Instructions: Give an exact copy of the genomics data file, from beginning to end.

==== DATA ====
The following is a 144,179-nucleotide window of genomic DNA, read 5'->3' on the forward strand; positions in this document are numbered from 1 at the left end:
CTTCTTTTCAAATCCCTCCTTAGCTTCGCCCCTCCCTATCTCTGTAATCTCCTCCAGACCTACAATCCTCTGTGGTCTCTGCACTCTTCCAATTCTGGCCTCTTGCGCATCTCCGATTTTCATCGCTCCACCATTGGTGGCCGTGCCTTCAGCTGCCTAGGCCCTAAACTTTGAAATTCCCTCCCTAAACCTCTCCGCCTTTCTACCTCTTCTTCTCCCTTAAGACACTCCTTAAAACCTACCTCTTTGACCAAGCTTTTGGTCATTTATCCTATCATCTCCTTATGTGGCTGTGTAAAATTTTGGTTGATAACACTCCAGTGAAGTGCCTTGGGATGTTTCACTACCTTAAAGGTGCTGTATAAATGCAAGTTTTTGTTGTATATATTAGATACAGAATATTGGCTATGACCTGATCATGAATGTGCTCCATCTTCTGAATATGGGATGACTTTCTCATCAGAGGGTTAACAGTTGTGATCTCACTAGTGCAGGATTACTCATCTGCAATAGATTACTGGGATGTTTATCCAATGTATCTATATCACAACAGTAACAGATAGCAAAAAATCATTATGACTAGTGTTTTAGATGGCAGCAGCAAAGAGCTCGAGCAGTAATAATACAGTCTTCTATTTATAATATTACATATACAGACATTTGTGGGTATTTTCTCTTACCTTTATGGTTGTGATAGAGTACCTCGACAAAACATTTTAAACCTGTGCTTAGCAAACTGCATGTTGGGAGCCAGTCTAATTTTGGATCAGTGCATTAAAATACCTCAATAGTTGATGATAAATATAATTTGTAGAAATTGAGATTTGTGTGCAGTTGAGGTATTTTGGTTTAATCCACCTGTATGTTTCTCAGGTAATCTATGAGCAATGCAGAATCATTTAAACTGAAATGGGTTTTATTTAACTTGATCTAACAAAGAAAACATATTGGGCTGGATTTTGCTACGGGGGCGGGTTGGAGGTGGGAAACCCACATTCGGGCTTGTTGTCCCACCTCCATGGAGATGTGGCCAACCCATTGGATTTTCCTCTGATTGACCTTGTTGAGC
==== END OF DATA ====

The following is a 144,179-nucleotide window of genomic DNA, read 5'->3' on the forward strand; positions in this document are numbered from 1 at the left end:
CTTCTTTTCAAATCCCTCCTTAGCTTCGCCCCTCCCTATCTCTGTAATCTCCTCCAGACCTACAATCCTCTGTGGTCTCTGCACTCTTCCAATTCTGGCCTCTTGCGCATCTCCGATTTTCATCGCTCCACCATTGGTGGCCGTGCCTTCAGCTGCCTAGGCCCTAAACTTTGAAATTCCCTCCCTAAACCTCTCCGCCTTTCTACCTCTTCTTCTCCCTTAAGACACTCCTTAAAACCTACCTCTTTGACCAAGCTTTTGGTCATTTATCCTATCATCTCCTTATGTGGCTGTGTAAAATTTTGGTTGATAACACTCCAGTGAAGTGCCTTGGGATGTTTCACTACCTTAAAGGTGCTGTATAAATGCAAGTTTTTGTTGTATATATTAGATACAGAATATTGGCTATGACCTGATCATGAATGTGCTCCATCTTCTGAATATGGGATGACTTTCTCATCAGAGGGTTAACAGTTGTGATCTCACTAGTGCAGGATTACTCATCTGCAATAGATTACTGGGATGTTTATCCAATGTATCTATATCACAACAGTAACAGATAGCAAAAAATCATTATGACTAGTGTTTTAGATGGCAGCAGCAAAGAGCTCGAGCAGTAATAATACAGTCTTCTATTTATAATATTACATATACAGACATTTGTGGGTATTTTCTCTTACCTTTATGGTTGTGATAGAGTACCTCGACAAAACATTTTAAACCTGTGCTTAGCAAACTGCATGTTGGGAGCCAGTCTAATTTTGGATCAGTGCATTAAAATACCTCAATAGTTGATGATAAATATAATTTGTAGAAATTGAGATTTGTGTGCAGTTGAGGTATTTTGGTTTAATCCACCTGTATGTTTCTCAGGTAATCTATGAGCAATGCAGAATCATTTAAACTGAAATGGGTTTTATTTAACTTGATCTAACAAAGAAAACATATTGGGCTGGATTTTGCTACGGGGGCGGGTTGGAGGTGGGAAACCCACATTCGGGCTTGTTGTCCCACCTCCATGGAGATGTGGCCAACCCATTGGATTTTCCTCTGATTGACCTTGTTGAGC